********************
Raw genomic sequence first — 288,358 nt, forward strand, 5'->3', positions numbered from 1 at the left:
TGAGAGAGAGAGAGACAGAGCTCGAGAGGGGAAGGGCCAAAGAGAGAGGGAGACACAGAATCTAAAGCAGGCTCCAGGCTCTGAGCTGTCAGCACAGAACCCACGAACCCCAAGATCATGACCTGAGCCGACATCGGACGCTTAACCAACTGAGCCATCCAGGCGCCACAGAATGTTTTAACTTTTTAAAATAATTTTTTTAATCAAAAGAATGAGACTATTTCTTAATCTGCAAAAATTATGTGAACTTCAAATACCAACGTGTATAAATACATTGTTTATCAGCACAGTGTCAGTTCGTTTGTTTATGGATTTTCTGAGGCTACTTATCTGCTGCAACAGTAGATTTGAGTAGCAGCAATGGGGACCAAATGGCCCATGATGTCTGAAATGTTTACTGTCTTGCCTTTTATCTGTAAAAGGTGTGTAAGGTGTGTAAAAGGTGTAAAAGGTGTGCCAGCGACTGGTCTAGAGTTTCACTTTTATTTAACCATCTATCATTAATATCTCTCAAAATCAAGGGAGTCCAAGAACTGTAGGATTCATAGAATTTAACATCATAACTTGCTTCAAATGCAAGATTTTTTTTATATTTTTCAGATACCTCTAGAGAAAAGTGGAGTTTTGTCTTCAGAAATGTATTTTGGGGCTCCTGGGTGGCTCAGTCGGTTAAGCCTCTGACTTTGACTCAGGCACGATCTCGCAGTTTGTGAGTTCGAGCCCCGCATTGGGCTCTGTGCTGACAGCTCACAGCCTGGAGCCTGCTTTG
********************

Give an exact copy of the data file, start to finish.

Raw genomic sequence first — 288,358 nt, forward strand, 5'->3', positions numbered from 1 at the left:
TGAGAGAGAGAGAGACAGAGCTCGAGAGGGGAAGGGCCAAAGAGAGAGGGAGACACAGAATCTAAAGCAGGCTCCAGGCTCTGAGCTGTCAGCACAGAACCCACGAACCCCAAGATCATGACCTGAGCCGACATCGGACGCTTAACCAACTGAGCCATCCAGGCGCCACAGAATGTTTTAACTTTTTAAAATAATTTTTTTAATCAAAAGAATGAGACTATTTCTTAATCTGCAAAAATTATGTGAACTTCAAATACCAACGTGTATAAATACATTGTTTATCAGCACAGTGTCAGTTCGTTTGTTTATGGATTTTCTGAGGCTACTTATCTGCTGCAACAGTAGATTTGAGTAGCAGCAATGGGGACCAAATGGCCCATGATGTCTGAAATGTTTACTGTCTTGCCTTTTATCTGTAAAAGGTGTGTAAGGTGTGTAAAAGGTGTAAAAGGTGTGCCAGCGACTGGTCTAGAGTTTCACTTTTATTTAACCATCTATCATTAATATCTCTCAAAATCAAGGGAGTCCAAGAACTGTAGGATTCATAGAATTTAACATCATAACTTGCTTCAAATGCAAGATTTTTTTTATATTTTTCAGATACCTCTAGAGAAAAGTGGAGTTTTGTCTTCAGAAATGTATTTTGGGGCTCCTGGGTGGCTCAGTCGGTTAAGCCTCTGACTTTGACTCAGGCACGATCTCGCAGTTTGTGAGTTCGAGCCCCGCATTGGGCTCTGTGCTGACAGCTCACAGCCTGGAGCCTGCTTTG